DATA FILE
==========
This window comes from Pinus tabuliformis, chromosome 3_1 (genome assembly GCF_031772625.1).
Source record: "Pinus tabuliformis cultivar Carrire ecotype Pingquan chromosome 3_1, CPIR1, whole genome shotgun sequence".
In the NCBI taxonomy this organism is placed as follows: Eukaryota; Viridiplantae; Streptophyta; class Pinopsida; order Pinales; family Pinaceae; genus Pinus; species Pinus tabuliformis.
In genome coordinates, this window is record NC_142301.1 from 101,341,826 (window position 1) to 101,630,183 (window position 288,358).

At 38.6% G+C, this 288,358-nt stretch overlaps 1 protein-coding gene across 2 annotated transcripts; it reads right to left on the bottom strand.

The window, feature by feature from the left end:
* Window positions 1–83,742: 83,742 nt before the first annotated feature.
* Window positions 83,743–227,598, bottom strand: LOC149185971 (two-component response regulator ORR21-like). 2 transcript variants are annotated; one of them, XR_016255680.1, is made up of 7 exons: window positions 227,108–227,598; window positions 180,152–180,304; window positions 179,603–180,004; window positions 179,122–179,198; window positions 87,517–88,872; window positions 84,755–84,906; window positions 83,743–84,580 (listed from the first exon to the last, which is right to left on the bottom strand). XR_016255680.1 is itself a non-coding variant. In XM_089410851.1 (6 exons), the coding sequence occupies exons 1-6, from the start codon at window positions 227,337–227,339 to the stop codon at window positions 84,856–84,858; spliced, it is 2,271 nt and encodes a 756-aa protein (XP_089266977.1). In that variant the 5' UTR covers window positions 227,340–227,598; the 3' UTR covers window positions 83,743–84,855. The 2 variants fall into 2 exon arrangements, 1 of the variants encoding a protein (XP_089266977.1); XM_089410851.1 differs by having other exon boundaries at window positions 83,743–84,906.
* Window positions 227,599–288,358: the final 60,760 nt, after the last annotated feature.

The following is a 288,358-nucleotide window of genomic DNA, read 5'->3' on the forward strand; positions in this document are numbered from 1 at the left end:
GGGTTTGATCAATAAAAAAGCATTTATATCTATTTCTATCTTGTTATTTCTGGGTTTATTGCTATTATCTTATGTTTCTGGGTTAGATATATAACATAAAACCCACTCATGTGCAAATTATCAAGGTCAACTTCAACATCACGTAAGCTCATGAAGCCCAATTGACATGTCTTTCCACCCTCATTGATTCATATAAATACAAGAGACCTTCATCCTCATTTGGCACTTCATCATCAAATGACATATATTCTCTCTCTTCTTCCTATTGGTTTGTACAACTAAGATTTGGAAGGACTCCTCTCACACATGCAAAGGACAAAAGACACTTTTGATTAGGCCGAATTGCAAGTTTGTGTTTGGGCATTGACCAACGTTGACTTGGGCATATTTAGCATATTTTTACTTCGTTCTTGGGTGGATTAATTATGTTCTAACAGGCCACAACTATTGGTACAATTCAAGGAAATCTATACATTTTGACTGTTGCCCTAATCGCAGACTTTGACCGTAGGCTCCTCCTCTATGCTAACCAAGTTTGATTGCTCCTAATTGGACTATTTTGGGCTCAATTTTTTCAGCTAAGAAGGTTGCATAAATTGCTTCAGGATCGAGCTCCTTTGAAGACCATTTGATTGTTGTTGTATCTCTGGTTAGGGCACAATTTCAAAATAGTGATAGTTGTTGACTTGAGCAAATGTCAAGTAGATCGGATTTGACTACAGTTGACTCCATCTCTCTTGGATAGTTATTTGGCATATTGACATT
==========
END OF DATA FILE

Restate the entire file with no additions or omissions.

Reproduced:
This window comes from Pinus tabuliformis, chromosome 3_1 (genome assembly GCF_031772625.1).
Source record: "Pinus tabuliformis cultivar Carrire ecotype Pingquan chromosome 3_1, CPIR1, whole genome shotgun sequence".
In the NCBI taxonomy this organism is placed as follows: Eukaryota; Viridiplantae; Streptophyta; class Pinopsida; order Pinales; family Pinaceae; genus Pinus; species Pinus tabuliformis.
In genome coordinates, this window is record NC_142301.1 from 101,341,826 (window position 1) to 101,630,183 (window position 288,358).

At 38.6% G+C, this 288,358-nt stretch overlaps 1 protein-coding gene across 2 annotated transcripts; it reads right to left on the bottom strand.

The window, feature by feature from the left end:
* Window positions 1–83,742: 83,742 nt before the first annotated feature.
* Window positions 83,743–227,598, bottom strand: LOC149185971 (two-component response regulator ORR21-like). 2 transcript variants are annotated; one of them, XR_016255680.1, is made up of 7 exons: window positions 227,108–227,598; window positions 180,152–180,304; window positions 179,603–180,004; window positions 179,122–179,198; window positions 87,517–88,872; window positions 84,755–84,906; window positions 83,743–84,580 (listed from the first exon to the last, which is right to left on the bottom strand). XR_016255680.1 is itself a non-coding variant. In XM_089410851.1 (6 exons), the coding sequence occupies exons 1-6, from the start codon at window positions 227,337–227,339 to the stop codon at window positions 84,856–84,858; spliced, it is 2,271 nt and encodes a 756-aa protein (XP_089266977.1). In that variant the 5' UTR covers window positions 227,340–227,598; the 3' UTR covers window positions 83,743–84,855. The 2 variants fall into 2 exon arrangements, 1 of the variants encoding a protein (XP_089266977.1); XM_089410851.1 differs by having other exon boundaries at window positions 83,743–84,906.
* Window positions 227,599–288,358: the final 60,760 nt, after the last annotated feature.

The following is a 288,358-nucleotide window of genomic DNA, read 5'->3' on the forward strand; positions in this document are numbered from 1 at the left end:
GGGTTTGATCAATAAAAAAGCATTTATATCTATTTCTATCTTGTTATTTCTGGGTTTATTGCTATTATCTTATGTTTCTGGGTTAGATATATAACATAAAACCCACTCATGTGCAAATTATCAAGGTCAACTTCAACATCACGTAAGCTCATGAAGCCCAATTGACATGTCTTTCCACCCTCATTGATTCATATAAATACAAGAGACCTTCATCCTCATTTGGCACTTCATCATCAAATGACATATATTCTCTCTCTTCTTCCTATTGGTTTGTACAACTAAGATTTGGAAGGACTCCTCTCACACATGCAAAGGACAAAAGACACTTTTGATTAGGCCGAATTGCAAGTTTGTGTTTGGGCATTGACCAACGTTGACTTGGGCATATTTAGCATATTTTTACTTCGTTCTTGGGTGGATTAATTATGTTCTAACAGGCCACAACTATTGGTACAATTCAAGGAAATCTATACATTTTGACTGTTGCCCTAATCGCAGACTTTGACCGTAGGCTCCTCCTCTATGCTAACCAAGTTTGATTGCTCCTAATTGGACTATTTTGGGCTCAATTTTTTCAGCTAAGAAGGTTGCATAAATTGCTTCAGGATCGAGCTCCTTTGAAGACCATTTGATTGTTGTTGTATCTCTGGTTAGGGCACAATTTCAAAATAGTGATAGTTGTTGACTTGAGCAAATGTCAAGTAGATCGGATTTGACTACAGTTGACTCCATCTCTCTTGGATAGTTATTTGGCATATTGACATT